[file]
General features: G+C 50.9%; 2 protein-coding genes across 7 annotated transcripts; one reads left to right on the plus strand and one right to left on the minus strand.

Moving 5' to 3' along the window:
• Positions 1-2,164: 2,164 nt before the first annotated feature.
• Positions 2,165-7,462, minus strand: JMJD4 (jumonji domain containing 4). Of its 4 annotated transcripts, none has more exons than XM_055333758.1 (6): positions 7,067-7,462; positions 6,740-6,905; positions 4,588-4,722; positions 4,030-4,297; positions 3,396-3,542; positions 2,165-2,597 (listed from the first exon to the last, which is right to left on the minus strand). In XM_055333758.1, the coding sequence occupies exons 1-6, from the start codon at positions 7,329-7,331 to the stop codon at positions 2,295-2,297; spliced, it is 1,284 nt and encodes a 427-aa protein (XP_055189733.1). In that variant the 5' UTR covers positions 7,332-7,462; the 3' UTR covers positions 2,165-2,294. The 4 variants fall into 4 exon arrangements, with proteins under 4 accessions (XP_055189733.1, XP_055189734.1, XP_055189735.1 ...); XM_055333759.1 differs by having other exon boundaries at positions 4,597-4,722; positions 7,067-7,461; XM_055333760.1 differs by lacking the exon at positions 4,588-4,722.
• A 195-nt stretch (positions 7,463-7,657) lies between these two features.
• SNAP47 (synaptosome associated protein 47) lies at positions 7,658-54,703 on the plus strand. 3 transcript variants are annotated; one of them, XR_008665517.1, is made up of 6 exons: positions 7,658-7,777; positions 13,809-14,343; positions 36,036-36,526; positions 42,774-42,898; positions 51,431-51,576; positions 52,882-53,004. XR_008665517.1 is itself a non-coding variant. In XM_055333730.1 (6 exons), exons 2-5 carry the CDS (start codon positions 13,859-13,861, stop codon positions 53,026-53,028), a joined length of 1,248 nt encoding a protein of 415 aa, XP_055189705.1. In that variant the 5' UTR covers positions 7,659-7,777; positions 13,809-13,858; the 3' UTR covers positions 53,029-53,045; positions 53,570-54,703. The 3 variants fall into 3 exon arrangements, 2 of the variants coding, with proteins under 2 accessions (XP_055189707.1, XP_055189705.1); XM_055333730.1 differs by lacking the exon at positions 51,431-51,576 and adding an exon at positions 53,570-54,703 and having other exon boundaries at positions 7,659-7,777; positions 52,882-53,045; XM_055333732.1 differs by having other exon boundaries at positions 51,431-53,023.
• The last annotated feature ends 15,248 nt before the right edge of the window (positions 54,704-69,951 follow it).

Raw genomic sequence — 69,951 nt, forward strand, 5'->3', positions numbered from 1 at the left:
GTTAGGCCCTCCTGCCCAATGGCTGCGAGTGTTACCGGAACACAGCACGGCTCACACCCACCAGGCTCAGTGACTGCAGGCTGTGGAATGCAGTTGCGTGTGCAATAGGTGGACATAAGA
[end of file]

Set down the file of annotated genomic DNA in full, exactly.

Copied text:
General features: G+C 50.9%; 2 protein-coding genes across 7 annotated transcripts; one reads left to right on the plus strand and one right to left on the minus strand.

Moving 5' to 3' along the window:
• Positions 1-2,164: 2,164 nt before the first annotated feature.
• Positions 2,165-7,462, minus strand: JMJD4 (jumonji domain containing 4). Of its 4 annotated transcripts, none has more exons than XM_055333758.1 (6): positions 7,067-7,462; positions 6,740-6,905; positions 4,588-4,722; positions 4,030-4,297; positions 3,396-3,542; positions 2,165-2,597 (listed from the first exon to the last, which is right to left on the minus strand). In XM_055333758.1, the coding sequence occupies exons 1-6, from the start codon at positions 7,329-7,331 to the stop codon at positions 2,295-2,297; spliced, it is 1,284 nt and encodes a 427-aa protein (XP_055189733.1). In that variant the 5' UTR covers positions 7,332-7,462; the 3' UTR covers positions 2,165-2,294. The 4 variants fall into 4 exon arrangements, with proteins under 4 accessions (XP_055189733.1, XP_055189734.1, XP_055189735.1 ...); XM_055333759.1 differs by having other exon boundaries at positions 4,597-4,722; positions 7,067-7,461; XM_055333760.1 differs by lacking the exon at positions 4,588-4,722.
• A 195-nt stretch (positions 7,463-7,657) lies between these two features.
• SNAP47 (synaptosome associated protein 47) lies at positions 7,658-54,703 on the plus strand. 3 transcript variants are annotated; one of them, XR_008665517.1, is made up of 6 exons: positions 7,658-7,777; positions 13,809-14,343; positions 36,036-36,526; positions 42,774-42,898; positions 51,431-51,576; positions 52,882-53,004. XR_008665517.1 is itself a non-coding variant. In XM_055333730.1 (6 exons), exons 2-5 carry the CDS (start codon positions 13,859-13,861, stop codon positions 53,026-53,028), a joined length of 1,248 nt encoding a protein of 415 aa, XP_055189705.1. In that variant the 5' UTR covers positions 7,659-7,777; positions 13,809-13,858; the 3' UTR covers positions 53,029-53,045; positions 53,570-54,703. The 3 variants fall into 3 exon arrangements, 2 of the variants coding, with proteins under 2 accessions (XP_055189707.1, XP_055189705.1); XM_055333730.1 differs by lacking the exon at positions 51,431-51,576 and adding an exon at positions 53,570-54,703 and having other exon boundaries at positions 7,659-7,777; positions 52,882-53,045; XM_055333732.1 differs by having other exon boundaries at positions 51,431-53,023.
• The last annotated feature ends 15,248 nt before the right edge of the window (positions 54,704-69,951 follow it).

Raw genomic sequence — 69,951 nt, forward strand, 5'->3', positions numbered from 1 at the left:
GTTAGGCCCTCCTGCCCAATGGCTGCGAGTGTTACCGGAACACAGCACGGCTCACACCCACCAGGCTCAGTGACTGCAGGCTGTGGAATGCAGTTGCGTGTGCAATAGGTGGACATAAGA